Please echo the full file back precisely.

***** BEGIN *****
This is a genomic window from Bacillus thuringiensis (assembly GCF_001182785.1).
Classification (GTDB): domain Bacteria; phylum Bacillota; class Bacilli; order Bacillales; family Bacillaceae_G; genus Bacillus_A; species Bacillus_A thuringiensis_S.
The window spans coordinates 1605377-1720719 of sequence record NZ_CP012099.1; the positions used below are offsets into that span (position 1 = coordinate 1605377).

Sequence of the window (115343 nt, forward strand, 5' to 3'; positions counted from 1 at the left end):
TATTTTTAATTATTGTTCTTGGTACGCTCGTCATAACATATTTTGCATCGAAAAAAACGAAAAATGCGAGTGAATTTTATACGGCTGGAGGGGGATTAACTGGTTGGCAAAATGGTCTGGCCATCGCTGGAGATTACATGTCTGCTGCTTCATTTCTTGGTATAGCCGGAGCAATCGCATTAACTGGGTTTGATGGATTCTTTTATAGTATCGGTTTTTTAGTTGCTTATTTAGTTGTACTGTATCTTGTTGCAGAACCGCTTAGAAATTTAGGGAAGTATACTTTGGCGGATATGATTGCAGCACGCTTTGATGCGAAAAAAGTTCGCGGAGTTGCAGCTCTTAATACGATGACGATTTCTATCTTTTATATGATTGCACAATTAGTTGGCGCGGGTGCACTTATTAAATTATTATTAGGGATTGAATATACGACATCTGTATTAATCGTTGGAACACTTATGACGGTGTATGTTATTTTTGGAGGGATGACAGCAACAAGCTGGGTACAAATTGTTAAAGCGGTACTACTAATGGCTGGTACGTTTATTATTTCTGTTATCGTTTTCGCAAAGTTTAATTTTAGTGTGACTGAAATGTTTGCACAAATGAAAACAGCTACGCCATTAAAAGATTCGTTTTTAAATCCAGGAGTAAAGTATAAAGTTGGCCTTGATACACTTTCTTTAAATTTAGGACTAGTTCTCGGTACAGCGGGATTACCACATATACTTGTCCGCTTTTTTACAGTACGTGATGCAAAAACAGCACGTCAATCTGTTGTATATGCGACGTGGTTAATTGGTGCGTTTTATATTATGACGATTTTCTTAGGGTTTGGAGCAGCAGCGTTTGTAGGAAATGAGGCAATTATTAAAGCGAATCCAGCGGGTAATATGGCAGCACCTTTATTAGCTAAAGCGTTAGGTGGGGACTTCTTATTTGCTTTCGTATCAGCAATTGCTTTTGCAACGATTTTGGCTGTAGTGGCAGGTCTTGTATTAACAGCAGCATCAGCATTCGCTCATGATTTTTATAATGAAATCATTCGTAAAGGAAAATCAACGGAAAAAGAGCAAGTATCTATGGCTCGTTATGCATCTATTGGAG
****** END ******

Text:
This is a genomic window from Bacillus thuringiensis (assembly GCF_001182785.1).
Classification (GTDB): domain Bacteria; phylum Bacillota; class Bacilli; order Bacillales; family Bacillaceae_G; genus Bacillus_A; species Bacillus_A thuringiensis_S.
The window spans coordinates 1605377-1720719 of sequence record NZ_CP012099.1; the positions used below are offsets into that span (position 1 = coordinate 1605377).

Sequence of the window (115343 nt, forward strand, 5' to 3'; positions counted from 1 at the left end):
TATTTTTAATTATTGTTCTTGGTACGCTCGTCATAACATATTTTGCATCGAAAAAAACGAAAAATGCGAGTGAATTTTATACGGCTGGAGGGGGATTAACTGGTTGGCAAAATGGTCTGGCCATCGCTGGAGATTACATGTCTGCTGCTTCATTTCTTGGTATAGCCGGAGCAATCGCATTAACTGGGTTTGATGGATTCTTTTATAGTATCGGTTTTTTAGTTGCTTATTTAGTTGTACTGTATCTTGTTGCAGAACCGCTTAGAAATTTAGGGAAGTATACTTTGGCGGATATGATTGCAGCACGCTTTGATGCGAAAAAAGTTCGCGGAGTTGCAGCTCTTAATACGATGACGATTTCTATCTTTTATATGATTGCACAATTAGTTGGCGCGGGTGCACTTATTAAATTATTATTAGGGATTGAATATACGACATCTGTATTAATCGTTGGAACACTTATGACGGTGTATGTTATTTTTGGAGGGATGACAGCAACAAGCTGGGTACAAATTGTTAAAGCGGTACTACTAATGGCTGGTACGTTTATTATTTCTGTTATCGTTTTCGCAAAGTTTAATTTTAGTGTGACTGAAATGTTTGCACAAATGAAAACAGCTACGCCATTAAAAGATTCGTTTTTAAATCCAGGAGTAAAGTATAAAGTTGGCCTTGATACACTTTCTTTAAATTTAGGACTAGTTCTCGGTACAGCGGGATTACCACATATACTTGTCCGCTTTTTTACAGTACGTGATGCAAAAACAGCACGTCAATCTGTTGTATATGCGACGTGGTTAATTGGTGCGTTTTATATTATGACGATTTTCTTAGGGTTTGGAGCAGCAGCGTTTGTAGGAAATGAGGCAATTATTAAAGCGAATCCAGCGGGTAATATGGCAGCACCTTTATTAGCTAAAGCGTTAGGTGGGGACTTCTTATTTGCTTTCGTATCAGCAATTGCTTTTGCAACGATTTTGGCTGTAGTGGCAGGTCTTGTATTAACAGCAGCATCAGCATTCGCTCATGATTTTTATAATGAAATCATTCGTAAAGGAAAATCAACGGAAAAAGAGCAAGTATCTATGGCTCGTTATGCATCTATTGGAG